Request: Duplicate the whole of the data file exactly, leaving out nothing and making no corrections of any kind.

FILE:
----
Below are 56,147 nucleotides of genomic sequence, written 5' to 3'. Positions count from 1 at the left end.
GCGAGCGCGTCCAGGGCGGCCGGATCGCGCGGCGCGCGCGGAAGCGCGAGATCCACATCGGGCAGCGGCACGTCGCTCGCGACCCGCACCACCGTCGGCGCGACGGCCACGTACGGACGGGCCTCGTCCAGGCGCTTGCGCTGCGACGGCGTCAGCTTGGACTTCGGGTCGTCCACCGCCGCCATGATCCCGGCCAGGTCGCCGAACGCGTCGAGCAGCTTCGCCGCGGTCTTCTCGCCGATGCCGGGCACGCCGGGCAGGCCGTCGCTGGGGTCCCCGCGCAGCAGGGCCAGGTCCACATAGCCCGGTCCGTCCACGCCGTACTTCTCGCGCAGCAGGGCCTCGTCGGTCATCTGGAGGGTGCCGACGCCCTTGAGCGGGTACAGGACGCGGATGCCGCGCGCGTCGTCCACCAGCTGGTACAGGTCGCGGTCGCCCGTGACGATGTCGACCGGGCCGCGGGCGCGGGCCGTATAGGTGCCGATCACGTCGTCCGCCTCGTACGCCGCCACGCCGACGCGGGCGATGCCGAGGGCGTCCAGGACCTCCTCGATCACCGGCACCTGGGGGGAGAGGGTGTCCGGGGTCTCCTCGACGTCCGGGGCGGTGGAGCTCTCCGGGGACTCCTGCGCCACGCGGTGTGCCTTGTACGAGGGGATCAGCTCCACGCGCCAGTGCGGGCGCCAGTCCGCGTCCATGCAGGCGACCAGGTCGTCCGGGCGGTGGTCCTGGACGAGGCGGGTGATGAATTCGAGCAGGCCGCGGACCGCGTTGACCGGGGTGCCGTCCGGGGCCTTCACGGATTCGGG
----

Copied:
Below are 56,147 nucleotides of genomic sequence, written 5' to 3'. Positions count from 1 at the left end.
GCGAGCGCGTCCAGGGCGGCCGGATCGCGCGGCGCGCGCGGAAGCGCGAGATCCACATCGGGCAGCGGCACGTCGCTCGCGACCCGCACCACCGTCGGCGCGACGGCCACGTACGGACGGGCCTCGTCCAGGCGCTTGCGCTGCGACGGCGTCAGCTTGGACTTCGGGTCGTCCACCGCCGCCATGATCCCGGCCAGGTCGCCGAACGCGTCGAGCAGCTTCGCCGCGGTCTTCTCGCCGATGCCGGGCACGCCGGGCAGGCCGTCGCTGGGGTCCCCGCGCAGCAGGGCCAGGTCCACATAGCCCGGTCCGTCCACGCCGTACTTCTCGCGCAGCAGGGCCTCGTCGGTCATCTGGAGGGTGCCGACGCCCTTGAGCGGGTACAGGACGCGGATGCCGCGCGCGTCGTCCACCAGCTGGTACAGGTCGCGGTCGCCCGTGACGATGTCGACCGGGCCGCGGGCGCGGGCCGTATAGGTGCCGATCACGTCGTCCGCCTCGTACGCCGCCACGCCGACGCGGGCGATGCCGAGGGCGTCCAGGACCTCCTCGATCACCGGCACCTGGGGGGAGAGGGTGTCCGGGGTCTCCTCGACGTCCGGGGCGGTGGAGCTCTCCGGGGACTCCTGCGCCACGCGGTGTGCCTTGTACGAGGGGATCAGCTCCACGCGCCAGTGCGGGCGCCAGTCCGCGTCCATGCAGGCGACCAGGTCGTCCGGGCGGTGGTCCTGGACGAGGCGGGTGATGAATTCGAGCAGGCCGCGGACCGCGTTGACCGGGGTGCCGTCCGGGGCCTTCACGGATTCGGG